Elephant Pictures - Pg 1
This gallery showcases pictures of individual elephants, family groups, and breeding herds, all taken while on safari in Botswana, Zambia, and South Africa.
Photographing elephants, because of the animals' size, can be less demanding than photographing other wild animals as you don't need to be as close to fill your camera's frame.
It's nevertheless still a challenge to produce images that adequately portray the immense power, dexterity, and strong family bonds of Africa's largest mammal.
Harsh Light a Problem for Elephant Pictures
But it's also the time when the sun is high in the sky, casting intense, contrasty shadows.
Your camera's light meter is also likely to be fooled by the reflections from the water, exposing for the glare of the water and so under-exposing your subject, leaving you with an elephant silhouette.
It's a problem one has to live with when photographing elephants and other African wildlife - potentially excellent subjects are often found in the worst light.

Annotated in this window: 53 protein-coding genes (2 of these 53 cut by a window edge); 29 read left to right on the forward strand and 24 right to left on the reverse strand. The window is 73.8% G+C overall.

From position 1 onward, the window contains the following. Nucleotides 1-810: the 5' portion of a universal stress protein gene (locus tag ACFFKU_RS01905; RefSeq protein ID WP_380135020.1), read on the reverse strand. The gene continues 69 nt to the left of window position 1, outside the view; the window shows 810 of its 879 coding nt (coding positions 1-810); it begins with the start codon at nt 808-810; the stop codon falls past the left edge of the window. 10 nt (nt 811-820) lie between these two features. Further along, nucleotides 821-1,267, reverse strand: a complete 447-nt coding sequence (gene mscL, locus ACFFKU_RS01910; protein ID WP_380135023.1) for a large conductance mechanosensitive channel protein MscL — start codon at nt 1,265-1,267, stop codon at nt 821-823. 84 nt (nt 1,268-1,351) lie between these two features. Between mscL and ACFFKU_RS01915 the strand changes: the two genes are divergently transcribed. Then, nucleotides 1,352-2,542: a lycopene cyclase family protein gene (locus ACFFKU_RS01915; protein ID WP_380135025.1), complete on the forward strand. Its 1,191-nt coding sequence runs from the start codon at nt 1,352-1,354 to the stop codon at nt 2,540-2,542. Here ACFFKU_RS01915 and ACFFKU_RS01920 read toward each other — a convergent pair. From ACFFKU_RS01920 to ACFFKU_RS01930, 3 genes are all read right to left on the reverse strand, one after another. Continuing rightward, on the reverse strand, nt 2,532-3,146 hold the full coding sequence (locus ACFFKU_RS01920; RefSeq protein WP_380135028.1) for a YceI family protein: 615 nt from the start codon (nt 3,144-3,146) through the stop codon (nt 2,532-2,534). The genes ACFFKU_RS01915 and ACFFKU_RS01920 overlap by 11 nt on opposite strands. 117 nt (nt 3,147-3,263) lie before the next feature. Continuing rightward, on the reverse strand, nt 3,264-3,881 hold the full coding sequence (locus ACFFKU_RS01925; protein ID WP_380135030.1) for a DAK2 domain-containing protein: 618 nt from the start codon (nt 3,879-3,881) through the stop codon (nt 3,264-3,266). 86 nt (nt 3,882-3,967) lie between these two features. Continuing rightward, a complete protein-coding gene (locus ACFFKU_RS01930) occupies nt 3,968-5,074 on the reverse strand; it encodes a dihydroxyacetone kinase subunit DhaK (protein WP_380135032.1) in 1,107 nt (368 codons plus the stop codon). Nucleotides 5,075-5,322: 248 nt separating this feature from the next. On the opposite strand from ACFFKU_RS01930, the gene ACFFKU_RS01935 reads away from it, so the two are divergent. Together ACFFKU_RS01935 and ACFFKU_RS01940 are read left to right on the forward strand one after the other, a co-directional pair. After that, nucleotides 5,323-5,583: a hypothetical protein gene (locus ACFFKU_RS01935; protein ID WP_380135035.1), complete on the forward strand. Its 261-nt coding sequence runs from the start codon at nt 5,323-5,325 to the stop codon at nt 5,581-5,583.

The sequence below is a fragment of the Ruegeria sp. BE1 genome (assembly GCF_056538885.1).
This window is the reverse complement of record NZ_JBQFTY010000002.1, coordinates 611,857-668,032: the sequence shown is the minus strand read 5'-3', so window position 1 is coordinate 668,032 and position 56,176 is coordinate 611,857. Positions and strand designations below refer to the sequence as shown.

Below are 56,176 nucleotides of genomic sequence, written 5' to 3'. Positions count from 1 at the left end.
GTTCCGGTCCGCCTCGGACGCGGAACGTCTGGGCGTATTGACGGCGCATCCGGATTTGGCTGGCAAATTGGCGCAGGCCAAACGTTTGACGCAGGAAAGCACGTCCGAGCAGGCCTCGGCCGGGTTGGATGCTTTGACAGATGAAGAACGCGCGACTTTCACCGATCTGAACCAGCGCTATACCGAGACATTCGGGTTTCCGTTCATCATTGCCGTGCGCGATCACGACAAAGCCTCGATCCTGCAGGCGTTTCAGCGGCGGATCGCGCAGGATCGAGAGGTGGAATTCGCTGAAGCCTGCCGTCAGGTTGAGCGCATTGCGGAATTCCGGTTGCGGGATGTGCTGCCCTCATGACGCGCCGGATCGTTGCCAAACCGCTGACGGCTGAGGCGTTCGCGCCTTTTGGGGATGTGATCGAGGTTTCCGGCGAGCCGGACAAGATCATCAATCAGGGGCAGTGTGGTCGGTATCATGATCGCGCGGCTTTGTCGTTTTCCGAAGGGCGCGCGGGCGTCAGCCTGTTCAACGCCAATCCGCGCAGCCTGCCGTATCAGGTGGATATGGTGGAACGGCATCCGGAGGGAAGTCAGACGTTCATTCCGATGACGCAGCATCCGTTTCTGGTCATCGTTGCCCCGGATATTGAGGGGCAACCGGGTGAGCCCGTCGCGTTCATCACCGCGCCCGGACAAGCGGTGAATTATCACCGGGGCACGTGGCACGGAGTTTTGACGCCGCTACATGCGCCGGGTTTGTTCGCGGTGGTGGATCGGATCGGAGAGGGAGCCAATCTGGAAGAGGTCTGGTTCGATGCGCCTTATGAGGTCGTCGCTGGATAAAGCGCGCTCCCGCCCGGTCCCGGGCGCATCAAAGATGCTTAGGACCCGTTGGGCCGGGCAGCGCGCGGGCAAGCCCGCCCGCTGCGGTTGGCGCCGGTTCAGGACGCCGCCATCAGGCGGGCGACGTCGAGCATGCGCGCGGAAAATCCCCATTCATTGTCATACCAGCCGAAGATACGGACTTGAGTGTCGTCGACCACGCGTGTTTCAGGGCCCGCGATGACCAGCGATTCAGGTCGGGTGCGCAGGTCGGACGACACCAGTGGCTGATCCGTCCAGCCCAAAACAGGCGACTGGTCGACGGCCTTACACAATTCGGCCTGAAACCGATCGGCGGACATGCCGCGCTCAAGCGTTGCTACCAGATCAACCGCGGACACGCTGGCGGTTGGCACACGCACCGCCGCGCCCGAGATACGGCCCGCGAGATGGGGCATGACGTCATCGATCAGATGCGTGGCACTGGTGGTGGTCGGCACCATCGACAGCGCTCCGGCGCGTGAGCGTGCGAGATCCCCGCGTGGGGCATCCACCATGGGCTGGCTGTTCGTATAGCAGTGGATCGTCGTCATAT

That's why it's best to haul out your camera gear in the early morning and late afternoon, when the light is softer and casts a warm glow. Of course, when it's cloudy and overcast, the opposite applies and it's better to take your pictures later in the day, once the light gets brighter.
Elephant Photography Tips
You therefore have to focus on shape and outlines (like trunk raised, ears flapping), behavior (dust showering, using trunks to suck up water), and close-ups (wrinkled skin, trunks, and tusks) to create an interesting picture.
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